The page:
Courtney did not object to jurisdiction at any time prior to the court's decision on the cross motions for summary judgment. The order granting FNBV's motion issued on August 1, 1989. However, due to a disagreement regarding prejudgment interest, judgment on the order was not entered until October 12, 1989. Courtney raised the jurisdictional issue in a pretrial order filed September 15, as well as at a status conference later in the month. Because the issue of subject matter jurisdiction may be raised at any time, we will consider it here. See Kain v. Winslow Mfg., Inc., 736 F.2d 606, 609 (10th Cir. 1984) (issue of subject matter jurisdiction may be raised at any time), cert. denied, 470 U.S. 1005, 105 S. Ct. 1360, 84 L. Ed. 2d 381 (1985). We consider this threshold issue first.
The basis of FSLIC's jurisdiction is found in 12 U.S.C. § 1730(k) (1). That statute states:(k) Jurisdiction and enforcement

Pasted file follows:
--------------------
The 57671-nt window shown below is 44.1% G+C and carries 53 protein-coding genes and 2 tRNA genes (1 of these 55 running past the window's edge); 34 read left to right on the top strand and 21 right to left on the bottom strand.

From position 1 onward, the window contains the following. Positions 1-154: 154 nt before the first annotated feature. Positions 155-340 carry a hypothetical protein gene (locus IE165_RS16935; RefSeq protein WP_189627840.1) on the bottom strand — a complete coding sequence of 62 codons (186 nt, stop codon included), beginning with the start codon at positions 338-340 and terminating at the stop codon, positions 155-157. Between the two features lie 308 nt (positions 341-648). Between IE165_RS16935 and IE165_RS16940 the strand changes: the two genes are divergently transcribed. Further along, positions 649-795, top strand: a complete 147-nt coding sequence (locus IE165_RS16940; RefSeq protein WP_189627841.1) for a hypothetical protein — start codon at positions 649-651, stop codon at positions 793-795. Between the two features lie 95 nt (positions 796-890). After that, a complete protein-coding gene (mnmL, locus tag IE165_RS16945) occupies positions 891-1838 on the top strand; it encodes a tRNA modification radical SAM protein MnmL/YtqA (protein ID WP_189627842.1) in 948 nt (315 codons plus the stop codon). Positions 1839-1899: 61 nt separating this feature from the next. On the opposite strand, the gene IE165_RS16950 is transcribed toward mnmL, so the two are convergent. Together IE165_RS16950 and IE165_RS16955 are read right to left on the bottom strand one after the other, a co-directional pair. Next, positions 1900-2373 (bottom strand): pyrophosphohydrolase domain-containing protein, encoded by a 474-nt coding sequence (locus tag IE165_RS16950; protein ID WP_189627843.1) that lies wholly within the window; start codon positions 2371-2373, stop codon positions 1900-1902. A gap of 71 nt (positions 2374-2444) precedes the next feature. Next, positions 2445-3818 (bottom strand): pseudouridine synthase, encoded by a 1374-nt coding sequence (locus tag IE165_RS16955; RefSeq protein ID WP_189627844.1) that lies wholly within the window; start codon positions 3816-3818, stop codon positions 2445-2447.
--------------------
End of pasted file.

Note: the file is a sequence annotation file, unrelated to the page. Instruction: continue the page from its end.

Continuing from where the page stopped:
(1) Notwithstanding any other provision of law, (A) the Corporation shall be deemed to be an agency of the United States within the meaning of section 451 of Title 28; (B) any civil action, suit, or proceeding to which the Corporation shall be a party shall be deemed to arise under the laws of the United States, and the United States district courts shall have original jurisdiction thereof, without regard to the amount in controversy; and (C) the Corporation may, without bond or security, remove any such action, suit, or proceeding from a State court to the United States district court for the district and division embracing the place where the same is pending by following any procedure for removal now or hereafter in effect: Provided, That any action, suit, or proceeding to which the Corporation is a party in its capacity as conservator, receiver, or other legal custodian of an insured State-chartered institution and which involves only the rights or obligations of investors, creditors, stockholders, and such institution under State law shall not be deemed to arise under the laws of the United States.2 ..